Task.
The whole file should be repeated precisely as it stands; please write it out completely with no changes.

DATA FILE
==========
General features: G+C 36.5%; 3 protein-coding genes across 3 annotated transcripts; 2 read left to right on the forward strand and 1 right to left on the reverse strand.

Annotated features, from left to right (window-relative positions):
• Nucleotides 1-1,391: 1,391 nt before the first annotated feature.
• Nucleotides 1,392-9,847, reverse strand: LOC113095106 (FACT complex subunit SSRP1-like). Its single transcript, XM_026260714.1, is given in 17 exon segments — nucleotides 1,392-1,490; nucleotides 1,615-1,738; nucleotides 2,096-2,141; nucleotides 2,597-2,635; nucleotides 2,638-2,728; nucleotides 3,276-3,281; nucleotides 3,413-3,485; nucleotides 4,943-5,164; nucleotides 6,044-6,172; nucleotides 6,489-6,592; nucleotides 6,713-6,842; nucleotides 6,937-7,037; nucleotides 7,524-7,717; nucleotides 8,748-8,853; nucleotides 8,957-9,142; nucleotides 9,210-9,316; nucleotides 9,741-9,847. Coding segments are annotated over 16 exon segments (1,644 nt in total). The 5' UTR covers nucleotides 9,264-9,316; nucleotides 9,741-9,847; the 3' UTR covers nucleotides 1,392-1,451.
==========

General features: G+C 36.5%; 3 protein-coding genes across 3 annotated transcripts; 2 read left to right on the forward strand and 1 right to left on the reverse strand.

Annotated features, from left to right (window-relative positions):
• Nucleotides 1-1,391: 1,391 nt before the first annotated feature.
• Nucleotides 1,392-9,847, reverse strand: LOC113095106 (FACT complex subunit SSRP1-like). Its single transcript, XM_026260714.1, is given in 17 exon segments — nucleotides 1,392-1,490; nucleotides 1,615-1,738; nucleotides 2,096-2,141; nucleotides 2,597-2,635; nucleotides 2,638-2,728; nucleotides 3,276-3,281; nucleotides 3,413-3,485; nucleotides 4,943-5,164; nucleotides 6,044-6,172; nucleotides 6,489-6,592; nucleotides 6,713-6,842; nucleotides 6,937-7,037; nucleotides 7,524-7,717; nucleotides 8,748-8,853; nucleotides 8,957-9,142; nucleotides 9,210-9,316; nucleotides 9,741-9,847. Coding segments are annotated over 16 exon segments (1,644 nt in total). The 5' UTR covers nucleotides 9,264-9,316; nucleotides 9,741-9,847; the 3' UTR covers nucleotides 1,392-1,451.